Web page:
Eagle Tim Feeds The Fire
Jun 15 2001
John Whishaw, Birmingham Post
In the summer of 1839, Captain John Augustus Sutter, a naturalised American
citizen, sails up the Sacramento river with a small crew. With a land grant
of 44,000 acres, he establishes Sutter's Fort.
A decade later, the discovery of gold sees thousands heading west to stake
their claim. Fast forward a hundred years and a two-year-old youngster is
taking the first steps on his way to becoming a mainstay of the Sacramento
music scene, before becoming a famous rock star with one of the greatest
groups in the world.
Born in Oakland California on October 30, 1947, Timothy B Schmit grows up
with the sound of music in his ears. His dad Danny plays mandolin with local
three-piece the Tunemixers and soon his son is destined to follow in his
father's footsteps. By the age of 15 as a member of folk trio Tim, Tom &
Ron, with his pals Tom Phillips and Ron Flogel, the boy becomes seduced by
the beat of the British invasion.
Armed with his first Fender Jazz bass guitar, and with George Hullin on
drums, they evolve into the surfing sound of the Contenders who are
superseded in 1964 by the guitar-based pop of the New Breed, who establish a
four-year following in Northern California, opening for the likes of Sonny &
Cher, Herman's Hermits and Janis Joplin's Big Brother & the Holding Company.
The Sacramento beat boys are spotted by Doris Day's son Terry Melcher, the
man behind early hits for the Byrds, who changes their name to Never Mind
and then to Glad, cutting an album Feelin' Glad for ABC Records.
Meanwhile, following the dissolution of Buffalo Springfield, as Stephen
Stills and Neil Young go off to LA superstardom, guitarist Richie Furay is
teaming up with multi-instrumentalist Jim Messina who had helped out on
their final album Last Time Around.
Pedal steel wizard Rusty Young, another who'd contributed to Buffalo
Springfield's Atlantic swansong, is invited to join the new line-up in
Hollywood in 1968. Rusty is a member of Colorado combo Boenzee Cryque, whose
drummer George Grantham becomes the group's fourth member.
With the addition of bass guitarist Randy Meisner from another Rocky
Mountain outfit the Poor, who'd gone to LA in search of fame, the new band
is born. They call themselves Pogo, in honour of a strip cartoon hero, until
the character's creator Walt Kelly takes exception, necessitating a swift
name-change to avoid litigation. Now named Poco, they secure a deal with
Epic Records when Richie Furay, still under contract to Atlantic, finds
himself swapped for Graham Nash, signed to Epic as a member of the Hollies.
In April 1969, Randy Meisner quits for Rick Nelson's Stone Canyon Band, and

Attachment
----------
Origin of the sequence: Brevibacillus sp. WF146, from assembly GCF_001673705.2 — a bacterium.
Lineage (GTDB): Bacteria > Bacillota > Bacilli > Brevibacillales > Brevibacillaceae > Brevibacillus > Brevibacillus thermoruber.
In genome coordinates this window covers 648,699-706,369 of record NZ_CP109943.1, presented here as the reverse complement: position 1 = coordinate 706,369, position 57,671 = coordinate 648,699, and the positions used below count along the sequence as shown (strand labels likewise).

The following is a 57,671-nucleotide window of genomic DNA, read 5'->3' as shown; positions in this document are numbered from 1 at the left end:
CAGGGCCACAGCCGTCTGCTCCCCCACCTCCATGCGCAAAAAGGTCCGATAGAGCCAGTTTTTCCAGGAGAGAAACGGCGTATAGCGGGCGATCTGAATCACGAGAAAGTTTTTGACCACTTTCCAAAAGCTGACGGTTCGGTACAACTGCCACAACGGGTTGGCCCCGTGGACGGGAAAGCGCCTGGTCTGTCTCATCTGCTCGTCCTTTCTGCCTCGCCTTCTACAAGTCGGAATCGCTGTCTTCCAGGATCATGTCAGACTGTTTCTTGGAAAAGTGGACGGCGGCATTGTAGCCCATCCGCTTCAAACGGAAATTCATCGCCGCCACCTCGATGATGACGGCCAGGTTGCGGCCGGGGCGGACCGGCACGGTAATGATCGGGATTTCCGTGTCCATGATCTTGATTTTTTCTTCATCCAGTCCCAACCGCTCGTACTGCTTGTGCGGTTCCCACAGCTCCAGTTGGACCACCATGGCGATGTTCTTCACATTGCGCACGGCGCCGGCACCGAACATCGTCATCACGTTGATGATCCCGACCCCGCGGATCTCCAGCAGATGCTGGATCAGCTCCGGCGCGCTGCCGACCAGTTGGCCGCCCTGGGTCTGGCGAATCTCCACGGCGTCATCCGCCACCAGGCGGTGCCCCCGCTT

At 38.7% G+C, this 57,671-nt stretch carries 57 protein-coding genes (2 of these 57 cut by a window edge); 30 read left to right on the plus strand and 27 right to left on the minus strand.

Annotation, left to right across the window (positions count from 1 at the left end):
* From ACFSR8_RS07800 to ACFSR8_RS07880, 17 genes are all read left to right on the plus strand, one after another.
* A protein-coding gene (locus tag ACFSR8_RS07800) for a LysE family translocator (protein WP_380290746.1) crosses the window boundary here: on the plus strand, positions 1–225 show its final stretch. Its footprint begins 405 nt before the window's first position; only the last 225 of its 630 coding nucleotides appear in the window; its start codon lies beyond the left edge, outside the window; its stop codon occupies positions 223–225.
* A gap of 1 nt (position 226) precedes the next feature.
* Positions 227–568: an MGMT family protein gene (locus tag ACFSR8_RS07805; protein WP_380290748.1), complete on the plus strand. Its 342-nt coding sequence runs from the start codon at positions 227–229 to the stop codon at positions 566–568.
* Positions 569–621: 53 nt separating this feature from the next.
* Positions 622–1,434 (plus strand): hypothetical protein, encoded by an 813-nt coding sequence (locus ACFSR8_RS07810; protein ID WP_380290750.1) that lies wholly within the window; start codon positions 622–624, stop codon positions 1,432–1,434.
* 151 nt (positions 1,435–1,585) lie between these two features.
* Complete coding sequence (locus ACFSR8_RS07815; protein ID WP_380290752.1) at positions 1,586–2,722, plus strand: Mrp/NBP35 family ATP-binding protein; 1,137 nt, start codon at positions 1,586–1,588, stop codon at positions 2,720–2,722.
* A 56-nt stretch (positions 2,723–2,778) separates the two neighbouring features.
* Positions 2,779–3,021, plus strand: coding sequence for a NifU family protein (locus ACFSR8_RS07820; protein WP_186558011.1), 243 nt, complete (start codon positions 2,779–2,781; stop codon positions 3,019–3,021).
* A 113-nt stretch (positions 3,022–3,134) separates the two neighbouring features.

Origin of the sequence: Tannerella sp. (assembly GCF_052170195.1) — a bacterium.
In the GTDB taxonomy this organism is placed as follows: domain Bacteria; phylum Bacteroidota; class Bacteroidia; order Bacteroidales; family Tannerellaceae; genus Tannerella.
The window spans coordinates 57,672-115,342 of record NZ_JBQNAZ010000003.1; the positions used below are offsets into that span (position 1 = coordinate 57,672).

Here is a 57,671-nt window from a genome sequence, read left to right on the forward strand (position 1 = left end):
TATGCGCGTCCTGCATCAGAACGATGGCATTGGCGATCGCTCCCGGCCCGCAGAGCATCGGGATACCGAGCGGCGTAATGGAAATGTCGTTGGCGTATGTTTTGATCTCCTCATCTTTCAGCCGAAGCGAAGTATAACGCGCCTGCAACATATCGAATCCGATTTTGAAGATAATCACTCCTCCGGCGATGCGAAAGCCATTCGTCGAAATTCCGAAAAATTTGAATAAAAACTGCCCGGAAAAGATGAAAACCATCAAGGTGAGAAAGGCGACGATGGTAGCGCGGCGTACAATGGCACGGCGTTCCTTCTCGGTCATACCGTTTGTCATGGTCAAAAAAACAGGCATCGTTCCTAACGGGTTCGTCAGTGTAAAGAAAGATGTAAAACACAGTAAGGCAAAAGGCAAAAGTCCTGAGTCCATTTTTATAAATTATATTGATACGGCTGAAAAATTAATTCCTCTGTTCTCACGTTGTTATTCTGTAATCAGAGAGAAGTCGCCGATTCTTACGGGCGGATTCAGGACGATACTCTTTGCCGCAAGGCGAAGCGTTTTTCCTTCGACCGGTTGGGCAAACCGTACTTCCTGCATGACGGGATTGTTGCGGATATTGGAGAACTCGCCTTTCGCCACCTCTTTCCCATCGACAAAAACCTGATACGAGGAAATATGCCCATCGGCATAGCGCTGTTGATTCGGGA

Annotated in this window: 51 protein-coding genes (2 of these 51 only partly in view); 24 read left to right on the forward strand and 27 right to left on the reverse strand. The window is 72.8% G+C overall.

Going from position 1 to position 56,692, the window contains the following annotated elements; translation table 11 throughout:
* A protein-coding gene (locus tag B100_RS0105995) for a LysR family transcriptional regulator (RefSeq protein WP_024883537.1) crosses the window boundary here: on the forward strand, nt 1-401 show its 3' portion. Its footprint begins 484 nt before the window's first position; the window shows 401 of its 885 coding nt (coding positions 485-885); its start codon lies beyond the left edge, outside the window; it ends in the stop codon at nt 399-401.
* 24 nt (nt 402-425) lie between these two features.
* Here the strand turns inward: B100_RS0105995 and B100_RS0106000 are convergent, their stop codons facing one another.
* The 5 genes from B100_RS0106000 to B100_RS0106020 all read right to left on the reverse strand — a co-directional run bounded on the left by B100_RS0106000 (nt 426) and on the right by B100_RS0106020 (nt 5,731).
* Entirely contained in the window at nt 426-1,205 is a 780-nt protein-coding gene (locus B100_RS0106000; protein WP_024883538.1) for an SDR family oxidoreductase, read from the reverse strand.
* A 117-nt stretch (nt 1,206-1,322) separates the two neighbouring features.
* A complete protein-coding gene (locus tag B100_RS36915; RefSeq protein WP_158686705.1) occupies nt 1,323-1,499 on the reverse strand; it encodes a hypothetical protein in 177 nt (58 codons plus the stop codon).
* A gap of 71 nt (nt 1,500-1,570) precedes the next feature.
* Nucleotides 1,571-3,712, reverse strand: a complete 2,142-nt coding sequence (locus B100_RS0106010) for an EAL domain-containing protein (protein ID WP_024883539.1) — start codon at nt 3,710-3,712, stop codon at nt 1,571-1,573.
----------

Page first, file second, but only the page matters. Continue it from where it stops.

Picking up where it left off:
Poco approach Timothy B Schmit to take his place, but with Glad on the verge
of breakthrough, he declines their invitation.
Poco carry on as a four-piece until February 1970 when they approach the
bass guitarist once again. This time Timmy says yes, and his dramatic good
looks, forceful musicianship and tuneful vocal harmonies will play an
important role in the popularity of the group for the following seven years.
Poco's reputation as an outstanding live attraction finds them a fervent
British following. "I'm learning about that now," he laughs. "Bigger than I
thought it was at the time."
As a writer, Schmit contributes Hear That Music, Here We Go Again, Hard Luck and From The Inside and many more to the Poco songbook. "I wasn't that prolific," he now admits. "I didn't look on it as competition with the others."
He finds himself in demand to sing on sessions for Steely Dan (Aja, The Royal Scam and Pretzel Logic), Jimmy Buffett, Bob Seger, Crosby Stills and Nash, Elton John and even Spinal Tap. Everything is going swimmingly until September 1977 when Schmit receives the phone call which will change the course of his career for ever.
Randy Meisner, by this time bass guitarist with the Eagles, is once again on
the move and as his natural successor, Timmy Schmit is offered the job.
"Glenn Frey called me," he reveals. "He asked me to keep a lid on it, but
out of loyalty to the guys in Poco, I went round to each of their houses to
get their approval."
Schmit joins the Eagles for the Hotel California tour, playing on The Long Run and Eagles Live albums, penning I Can't Tell You Why with Glenn Frey and Don Henley, before the group begins a 14-year sabbatical, saying they will only regroup "when hell freezes over". The various members pursue successful solo careers until Nashville's 1993 Eagles tribute Common Thread, which includes Vince Gill's version of I Can't Tell You Why featuring Timothy B Schmit on background vocals.
Encouraged by the record's enthusiastic reception, the Eagles decide to
reform, calling their comeback album, what else, Hell Freezes Over.
In January 1998 the Eagles were inducted into the Rock'n'Roll Hall of Fame.
Timothy B Schmit has just released his fabulous fourth solo album Feed The
Fire, his first since 1990's Tell Me The Truth.
The 53-year old is joined by Eagles guitarist Joe Walsh for the track I'll
Always Let You In, but the composer has no plans to include the song in
"I think it's too early," he admits. "The album isn't well enough known yet.
I am very proud of the album. I put a lot of time and energy into it."
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